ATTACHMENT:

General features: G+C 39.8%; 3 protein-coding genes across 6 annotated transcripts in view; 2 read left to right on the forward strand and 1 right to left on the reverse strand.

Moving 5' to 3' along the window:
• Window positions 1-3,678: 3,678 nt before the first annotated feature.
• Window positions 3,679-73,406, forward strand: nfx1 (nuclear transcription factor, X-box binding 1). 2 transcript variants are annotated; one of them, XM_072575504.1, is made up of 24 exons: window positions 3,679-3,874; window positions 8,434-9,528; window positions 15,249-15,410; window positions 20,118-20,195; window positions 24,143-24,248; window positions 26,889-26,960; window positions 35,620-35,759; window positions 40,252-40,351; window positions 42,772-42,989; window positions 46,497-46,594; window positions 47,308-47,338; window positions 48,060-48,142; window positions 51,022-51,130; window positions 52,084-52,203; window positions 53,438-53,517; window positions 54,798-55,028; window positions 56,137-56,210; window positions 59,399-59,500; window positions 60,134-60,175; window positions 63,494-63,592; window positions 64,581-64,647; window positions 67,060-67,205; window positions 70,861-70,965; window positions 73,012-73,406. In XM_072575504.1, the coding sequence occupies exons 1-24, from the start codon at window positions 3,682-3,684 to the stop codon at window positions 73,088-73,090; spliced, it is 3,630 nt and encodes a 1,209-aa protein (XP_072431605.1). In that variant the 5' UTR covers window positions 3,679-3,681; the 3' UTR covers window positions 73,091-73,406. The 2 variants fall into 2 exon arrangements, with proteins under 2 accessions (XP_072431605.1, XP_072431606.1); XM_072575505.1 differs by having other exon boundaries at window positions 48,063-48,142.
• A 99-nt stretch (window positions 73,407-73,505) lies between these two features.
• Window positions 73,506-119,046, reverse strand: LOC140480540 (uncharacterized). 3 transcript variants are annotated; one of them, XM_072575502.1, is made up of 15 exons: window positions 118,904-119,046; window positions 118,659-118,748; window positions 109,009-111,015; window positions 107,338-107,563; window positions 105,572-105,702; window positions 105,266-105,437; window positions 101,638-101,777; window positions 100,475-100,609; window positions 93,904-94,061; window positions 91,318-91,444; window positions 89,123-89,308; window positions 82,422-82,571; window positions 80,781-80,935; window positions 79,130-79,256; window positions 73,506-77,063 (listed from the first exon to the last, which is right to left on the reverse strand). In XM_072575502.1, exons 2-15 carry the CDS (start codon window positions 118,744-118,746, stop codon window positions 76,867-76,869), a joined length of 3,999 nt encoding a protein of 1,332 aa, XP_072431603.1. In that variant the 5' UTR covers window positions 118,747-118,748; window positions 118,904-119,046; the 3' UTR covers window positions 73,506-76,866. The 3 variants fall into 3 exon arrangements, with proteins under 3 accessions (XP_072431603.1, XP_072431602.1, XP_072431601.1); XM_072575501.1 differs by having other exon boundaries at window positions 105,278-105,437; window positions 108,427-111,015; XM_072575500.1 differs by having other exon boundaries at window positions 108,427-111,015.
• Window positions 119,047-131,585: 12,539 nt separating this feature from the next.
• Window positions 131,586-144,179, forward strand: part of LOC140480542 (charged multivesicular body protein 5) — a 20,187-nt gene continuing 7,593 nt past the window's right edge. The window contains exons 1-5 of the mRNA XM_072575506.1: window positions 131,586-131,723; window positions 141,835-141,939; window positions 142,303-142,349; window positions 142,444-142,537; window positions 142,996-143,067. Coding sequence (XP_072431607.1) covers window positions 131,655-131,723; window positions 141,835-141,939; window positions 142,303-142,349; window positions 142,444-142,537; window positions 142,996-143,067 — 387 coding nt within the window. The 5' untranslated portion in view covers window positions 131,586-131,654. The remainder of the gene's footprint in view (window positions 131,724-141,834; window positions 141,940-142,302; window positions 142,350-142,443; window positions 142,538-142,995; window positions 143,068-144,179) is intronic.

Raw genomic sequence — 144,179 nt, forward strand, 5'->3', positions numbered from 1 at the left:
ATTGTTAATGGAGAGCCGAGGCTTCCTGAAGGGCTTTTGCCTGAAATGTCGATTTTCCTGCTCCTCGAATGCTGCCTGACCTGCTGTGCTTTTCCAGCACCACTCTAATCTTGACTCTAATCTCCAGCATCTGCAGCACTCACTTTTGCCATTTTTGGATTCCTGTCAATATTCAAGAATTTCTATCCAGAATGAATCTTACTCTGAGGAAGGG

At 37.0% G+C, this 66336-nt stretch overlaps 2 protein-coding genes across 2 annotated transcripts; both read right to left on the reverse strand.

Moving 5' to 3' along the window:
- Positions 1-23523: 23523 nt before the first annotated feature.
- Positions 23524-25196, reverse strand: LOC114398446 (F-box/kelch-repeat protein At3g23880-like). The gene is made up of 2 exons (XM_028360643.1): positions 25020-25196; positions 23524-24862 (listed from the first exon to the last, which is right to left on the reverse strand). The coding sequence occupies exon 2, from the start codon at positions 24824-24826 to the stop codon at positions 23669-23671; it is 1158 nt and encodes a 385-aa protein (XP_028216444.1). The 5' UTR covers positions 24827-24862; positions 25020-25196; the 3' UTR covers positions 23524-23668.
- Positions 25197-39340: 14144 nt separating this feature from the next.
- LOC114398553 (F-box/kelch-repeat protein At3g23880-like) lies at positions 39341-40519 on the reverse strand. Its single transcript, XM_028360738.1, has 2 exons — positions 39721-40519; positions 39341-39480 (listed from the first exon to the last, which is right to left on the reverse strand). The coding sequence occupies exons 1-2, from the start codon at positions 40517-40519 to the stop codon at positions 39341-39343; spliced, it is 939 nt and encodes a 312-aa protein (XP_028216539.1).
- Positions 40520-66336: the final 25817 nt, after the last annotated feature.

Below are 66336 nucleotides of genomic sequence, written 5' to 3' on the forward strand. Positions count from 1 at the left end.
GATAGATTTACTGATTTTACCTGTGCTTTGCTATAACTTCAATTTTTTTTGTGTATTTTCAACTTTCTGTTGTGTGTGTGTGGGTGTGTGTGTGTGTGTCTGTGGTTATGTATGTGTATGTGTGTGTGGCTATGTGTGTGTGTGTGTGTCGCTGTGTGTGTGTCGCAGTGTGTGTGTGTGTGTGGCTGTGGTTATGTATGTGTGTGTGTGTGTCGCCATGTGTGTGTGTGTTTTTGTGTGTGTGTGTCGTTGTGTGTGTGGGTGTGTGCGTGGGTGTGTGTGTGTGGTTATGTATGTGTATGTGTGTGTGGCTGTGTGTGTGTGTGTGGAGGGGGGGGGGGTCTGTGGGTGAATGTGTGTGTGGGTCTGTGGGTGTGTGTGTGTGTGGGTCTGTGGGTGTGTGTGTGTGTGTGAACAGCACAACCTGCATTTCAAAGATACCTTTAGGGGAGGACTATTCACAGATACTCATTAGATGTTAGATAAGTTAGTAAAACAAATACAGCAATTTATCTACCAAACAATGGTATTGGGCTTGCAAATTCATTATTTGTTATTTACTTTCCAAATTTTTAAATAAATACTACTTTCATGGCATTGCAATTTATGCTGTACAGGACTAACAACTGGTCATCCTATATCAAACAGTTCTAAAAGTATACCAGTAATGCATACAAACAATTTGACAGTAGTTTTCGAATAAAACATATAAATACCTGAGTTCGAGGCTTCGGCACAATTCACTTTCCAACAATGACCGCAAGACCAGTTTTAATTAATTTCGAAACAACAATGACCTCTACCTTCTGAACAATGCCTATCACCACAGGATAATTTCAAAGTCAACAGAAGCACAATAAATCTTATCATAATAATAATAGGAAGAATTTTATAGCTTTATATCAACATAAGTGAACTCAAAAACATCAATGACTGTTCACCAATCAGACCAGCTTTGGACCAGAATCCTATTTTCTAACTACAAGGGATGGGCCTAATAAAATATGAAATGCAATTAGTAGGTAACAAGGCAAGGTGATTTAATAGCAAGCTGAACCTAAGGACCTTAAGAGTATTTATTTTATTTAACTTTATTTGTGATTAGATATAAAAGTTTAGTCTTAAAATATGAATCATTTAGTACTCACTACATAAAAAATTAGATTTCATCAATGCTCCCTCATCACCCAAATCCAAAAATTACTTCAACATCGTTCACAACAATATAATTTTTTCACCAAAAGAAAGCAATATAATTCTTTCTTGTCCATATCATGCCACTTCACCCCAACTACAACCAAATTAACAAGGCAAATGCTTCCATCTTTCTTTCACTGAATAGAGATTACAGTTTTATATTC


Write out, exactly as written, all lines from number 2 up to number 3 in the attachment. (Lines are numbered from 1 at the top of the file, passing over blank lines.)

Moving 5' to 3' along the window:
• Window positions 1-3,678: 3,678 nt before the first annotated feature.